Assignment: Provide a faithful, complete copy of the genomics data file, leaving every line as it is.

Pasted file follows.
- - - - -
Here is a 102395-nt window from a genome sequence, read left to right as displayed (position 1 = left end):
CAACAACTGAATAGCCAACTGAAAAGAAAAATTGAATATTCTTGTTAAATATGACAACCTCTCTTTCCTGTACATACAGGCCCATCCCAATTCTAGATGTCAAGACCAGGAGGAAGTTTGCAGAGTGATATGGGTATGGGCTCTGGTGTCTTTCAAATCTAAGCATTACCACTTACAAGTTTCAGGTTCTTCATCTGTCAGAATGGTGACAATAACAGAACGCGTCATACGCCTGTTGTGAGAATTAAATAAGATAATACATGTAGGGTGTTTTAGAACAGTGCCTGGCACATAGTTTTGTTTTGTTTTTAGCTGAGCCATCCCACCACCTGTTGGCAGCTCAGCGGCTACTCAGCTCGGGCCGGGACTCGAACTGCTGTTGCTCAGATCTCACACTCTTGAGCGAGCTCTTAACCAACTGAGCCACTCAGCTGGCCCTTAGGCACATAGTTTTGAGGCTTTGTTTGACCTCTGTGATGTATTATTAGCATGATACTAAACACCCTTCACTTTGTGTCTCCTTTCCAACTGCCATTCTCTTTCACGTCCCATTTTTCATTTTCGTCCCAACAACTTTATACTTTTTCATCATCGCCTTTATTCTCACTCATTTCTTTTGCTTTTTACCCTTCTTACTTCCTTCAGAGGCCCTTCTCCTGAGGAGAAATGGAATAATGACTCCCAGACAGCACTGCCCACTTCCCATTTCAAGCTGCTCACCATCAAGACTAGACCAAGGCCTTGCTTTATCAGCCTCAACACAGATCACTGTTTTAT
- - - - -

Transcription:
Here is a 102395-nt window from a genome sequence, read left to right as displayed (position 1 = left end):
CAACAACTGAATAGCCAACTGAAAAGAAAAATTGAATATTCTTGTTAAATATGACAACCTCTCTTTCCTGTACATACAGGCCCATCCCAATTCTAGATGTCAAGACCAGGAGGAAGTTTGCAGAGTGATATGGGTATGGGCTCTGGTGTCTTTCAAATCTAAGCATTACCACTTACAAGTTTCAGGTTCTTCATCTGTCAGAATGGTGACAATAACAGAACGCGTCATACGCCTGTTGTGAGAATTAAATAAGATAATACATGTAGGGTGTTTTAGAACAGTGCCTGGCACATAGTTTTGTTTTGTTTTTAGCTGAGCCATCCCACCACCTGTTGGCAGCTCAGCGGCTACTCAGCTCGGGCCGGGACTCGAACTGCTGTTGCTCAGATCTCACACTCTTGAGCGAGCTCTTAACCAACTGAGCCACTCAGCTGGCCCTTAGGCACATAGTTTTGAGGCTTTGTTTGACCTCTGTGATGTATTATTAGCATGATACTAAACACCCTTCACTTTGTGTCTCCTTTCCAACTGCCATTCTCTTTCACGTCCCATTTTTCATTTTCGTCCCAACAACTTTATACTTTTTCATCATCGCCTTTATTCTCACTCATTTCTTTTGCTTTTTACCCTTCTTACTTCCTTCAGAGGCCCTTCTCCTGAGGAGAAATGGAATAATGACTCCCAGACAGCACTGCCCACTTCCCATTTCAAGCTGCTCACCATCAAGACTAGACCAAGGCCTTGCTTTATCAGCCTCAACACAGATCACTGTTTTAT